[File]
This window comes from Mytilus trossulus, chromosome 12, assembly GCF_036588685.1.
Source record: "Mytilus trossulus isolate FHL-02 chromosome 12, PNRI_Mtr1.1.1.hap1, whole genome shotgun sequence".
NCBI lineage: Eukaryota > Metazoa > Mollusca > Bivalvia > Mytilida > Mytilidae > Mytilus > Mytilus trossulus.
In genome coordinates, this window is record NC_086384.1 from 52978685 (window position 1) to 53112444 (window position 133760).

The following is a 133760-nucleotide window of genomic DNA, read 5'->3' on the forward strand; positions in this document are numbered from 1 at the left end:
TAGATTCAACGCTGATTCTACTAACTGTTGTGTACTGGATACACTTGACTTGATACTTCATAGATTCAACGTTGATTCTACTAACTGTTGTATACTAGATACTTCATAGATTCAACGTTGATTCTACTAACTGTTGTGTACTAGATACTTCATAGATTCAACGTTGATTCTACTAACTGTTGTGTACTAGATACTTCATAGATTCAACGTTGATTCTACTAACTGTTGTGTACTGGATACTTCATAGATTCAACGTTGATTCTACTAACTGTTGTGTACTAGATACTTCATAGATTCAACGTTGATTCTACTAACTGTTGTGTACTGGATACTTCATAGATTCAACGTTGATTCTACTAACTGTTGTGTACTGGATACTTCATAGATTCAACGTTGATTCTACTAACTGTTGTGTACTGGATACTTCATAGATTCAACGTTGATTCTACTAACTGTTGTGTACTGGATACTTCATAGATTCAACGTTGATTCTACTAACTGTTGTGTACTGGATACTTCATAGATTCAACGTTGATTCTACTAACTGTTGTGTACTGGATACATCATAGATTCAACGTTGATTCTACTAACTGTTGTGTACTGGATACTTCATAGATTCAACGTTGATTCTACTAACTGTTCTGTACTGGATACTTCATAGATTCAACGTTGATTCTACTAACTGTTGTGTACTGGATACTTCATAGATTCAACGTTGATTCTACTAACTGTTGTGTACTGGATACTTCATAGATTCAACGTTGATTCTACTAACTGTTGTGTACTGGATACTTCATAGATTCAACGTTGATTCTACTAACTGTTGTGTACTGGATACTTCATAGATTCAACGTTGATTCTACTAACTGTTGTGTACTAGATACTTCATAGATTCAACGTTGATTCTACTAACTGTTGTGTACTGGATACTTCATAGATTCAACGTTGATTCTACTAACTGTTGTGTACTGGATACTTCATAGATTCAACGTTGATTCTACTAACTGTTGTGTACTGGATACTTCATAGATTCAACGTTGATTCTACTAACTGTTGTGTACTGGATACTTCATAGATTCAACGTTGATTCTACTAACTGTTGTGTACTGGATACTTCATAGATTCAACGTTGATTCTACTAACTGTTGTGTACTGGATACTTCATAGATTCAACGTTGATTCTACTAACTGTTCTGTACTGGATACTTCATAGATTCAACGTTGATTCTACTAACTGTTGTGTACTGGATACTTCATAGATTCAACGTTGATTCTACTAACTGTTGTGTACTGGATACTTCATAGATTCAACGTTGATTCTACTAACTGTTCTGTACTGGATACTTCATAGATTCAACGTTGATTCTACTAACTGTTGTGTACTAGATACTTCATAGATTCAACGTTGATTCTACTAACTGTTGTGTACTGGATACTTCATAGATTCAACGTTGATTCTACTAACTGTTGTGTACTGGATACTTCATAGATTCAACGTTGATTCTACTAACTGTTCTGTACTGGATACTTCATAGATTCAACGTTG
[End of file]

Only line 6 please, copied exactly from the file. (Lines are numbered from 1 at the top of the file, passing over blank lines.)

TAGATTCAACGCTGATTCTACTAACTGTTGTGTACTGGATACACTTGACTTGATACTTCATAGATTCAACGTTGATTCTACTAACTGTTGTATACTAGATACTTCATAGATTCAACGTTGATTCTACTAACTGTTGTGTACTAGATACTTCATAGATTCAACGTTGATTCTACTAACTGTTGTGTACTAGATACTTCATAGATTCAACGTTGATTCTACTAACTGTTGTGTACTGGATACTTCATAGATTCAACGTTGATTCTACTAACTGTTGTGTACTAGATACTTCATAGATTCAACGTTGATTCTACTAACTGTTGTGTACTGGATACTTCATAGATTCAACGTTGATTCTACTAACTGTTGTGTACTGGATACTTCATAGATTCAACGTTGATTCTACTAACTGTTGTGTACTGGATACTTCATAGATTCAACGTTGATTCTACTAACTGTTGTGTACTGGATACTTCATAGATTCAACGTTGATTCTACTAACTGTTGTGTACTGGATACTTCATAGATTCAACGTTGATTCTACTAACTGTTGTGTACTGGATACATCATAGATTCAACGTTGATTCTACTAACTGTTGTGTACTGGATACTTCATAGATTCAACGTTGATTCTACTAACTGTTCTGTACTGGATACTTCATAGATTCAACGTTGATTCTACTAACTGTTGTGTACTGGATACTTCATAGATTCAACGTTGATTCTACTAACTGTTGTGTACTGGATACTTCATAGATTCAACGTTGATTCTACTAACTGTTGTGTACTGGATACTTCATAGATTCAACGTTGATTCTACTAACTGTTGTGTACTGGATACTTCATAGATTCAACGTTGATTCTACTAACTGTTGTGTACTAGATACTTCATAGATTCAACGTTGATTCTACTAACTGTTGTGTACTGGATACTTCATAGATTCAACGTTGATTCTACTAACTGTTGTGTACTGGATACTTCATAGATTCAACGTTGATTCTACTAACTGTTGTGTACTGGATACTTCATAGATTCAACGTTGATTCTACTAACTGTTGTGTACTGGATACTTCATAGATTCAACGTTGATTCTACTAACTGTTGTGTACTGGATACTTCATAGATTCAACGTTGATTCTACTAACTGTTGTGTACTGGATACTTCATAGATTCAACGTTGATTCTACTAACTGTTCTGTACTGGATACTTCATAGATTCAACGTTGATTCTACTAACTGTTGTGTACTGGATACTTCATAGATTCAACGTTGATTCTACTAACTGTTGTGTACTGGATACTTCATAGATTCAACGTTGATTCTACTAACTGTTCTGTACTGGATACTTCATAGATTCAACGTTGATTCTACTAACTGTTGTGTACTAGATACTTCATAGATTCAACGTTGATTCTACTAACTGTTGTGTACTGGATACTTCATAGATTCAACGTTGATTCTACTAACTGTTGTGTACTGGATACTTCATAGATTCAACGTTGATTCTACTAACTGTTCTGTACTGGATACTTCATAGATTCAACGTTG